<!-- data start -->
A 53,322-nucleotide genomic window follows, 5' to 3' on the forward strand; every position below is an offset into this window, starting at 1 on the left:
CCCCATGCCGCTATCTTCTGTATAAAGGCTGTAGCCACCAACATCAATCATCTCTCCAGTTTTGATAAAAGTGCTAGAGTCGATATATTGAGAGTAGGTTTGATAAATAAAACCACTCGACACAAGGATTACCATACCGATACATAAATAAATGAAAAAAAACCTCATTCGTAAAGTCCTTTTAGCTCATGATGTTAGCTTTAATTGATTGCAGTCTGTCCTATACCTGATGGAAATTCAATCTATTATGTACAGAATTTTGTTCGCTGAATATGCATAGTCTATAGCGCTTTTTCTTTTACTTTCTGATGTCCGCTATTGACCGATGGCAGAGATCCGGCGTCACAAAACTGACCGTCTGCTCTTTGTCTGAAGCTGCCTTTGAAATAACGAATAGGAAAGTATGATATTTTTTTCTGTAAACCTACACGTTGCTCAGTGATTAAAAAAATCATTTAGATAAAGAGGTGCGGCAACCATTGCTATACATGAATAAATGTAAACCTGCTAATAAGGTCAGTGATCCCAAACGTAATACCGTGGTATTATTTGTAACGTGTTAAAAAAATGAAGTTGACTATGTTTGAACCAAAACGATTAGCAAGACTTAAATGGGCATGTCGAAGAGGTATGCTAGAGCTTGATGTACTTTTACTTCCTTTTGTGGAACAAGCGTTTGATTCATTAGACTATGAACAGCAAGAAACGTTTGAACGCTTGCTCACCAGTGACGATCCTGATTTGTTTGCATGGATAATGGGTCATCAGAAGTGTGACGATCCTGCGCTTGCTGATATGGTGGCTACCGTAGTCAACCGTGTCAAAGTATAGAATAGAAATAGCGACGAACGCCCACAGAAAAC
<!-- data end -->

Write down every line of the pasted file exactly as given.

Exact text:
A 53,322-nucleotide genomic window follows, 5' to 3' on the forward strand; every position below is an offset into this window, starting at 1 on the left:
CCCCATGCCGCTATCTTCTGTATAAAGGCTGTAGCCACCAACATCAATCATCTCTCCAGTTTTGATAAAAGTGCTAGAGTCGATATATTGAGAGTAGGTTTGATAAATAAAACCACTCGACACAAGGATTACCATACCGATACATAAATAAATGAAAAAAAACCTCATTCGTAAAGTCCTTTTAGCTCATGATGTTAGCTTTAATTGATTGCAGTCTGTCCTATACCTGATGGAAATTCAATCTATTATGTACAGAATTTTGTTCGCTGAATATGCATAGTCTATAGCGCTTTTTCTTTTACTTTCTGATGTCCGCTATTGACCGATGGCAGAGATCCGGCGTCACAAAACTGACCGTCTGCTCTTTGTCTGAAGCTGCCTTTGAAATAACGAATAGGAAAGTATGATATTTTTTTCTGTAAACCTACACGTTGCTCAGTGATTAAAAAAATCATTTAGATAAAGAGGTGCGGCAACCATTGCTATACATGAATAAATGTAAACCTGCTAATAAGGTCAGTGATCCCAAACGTAATACCGTGGTATTATTTGTAACGTGTTAAAAAAATGAAGTTGACTATGTTTGAACCAAAACGATTAGCAAGACTTAAATGGGCATGTCGAAGAGGTATGCTAGAGCTTGATGTACTTTTACTTCCTTTTGTGGAACAAGCGTTTGATTCATTAGACTATGAACAGCAAGAAACGTTTGAACGCTTGCTCACCAGTGACGATCCTGATTTGTTTGCATGGATAATGGGTCATCAGAAGTGTGACGATCCTGCGCTTGCTGATATGGTGGCTACCGTAGTCAACCGTGTCAAAGTATAGAATAGAAATAGCGACGAACGCCCACAGAAAAC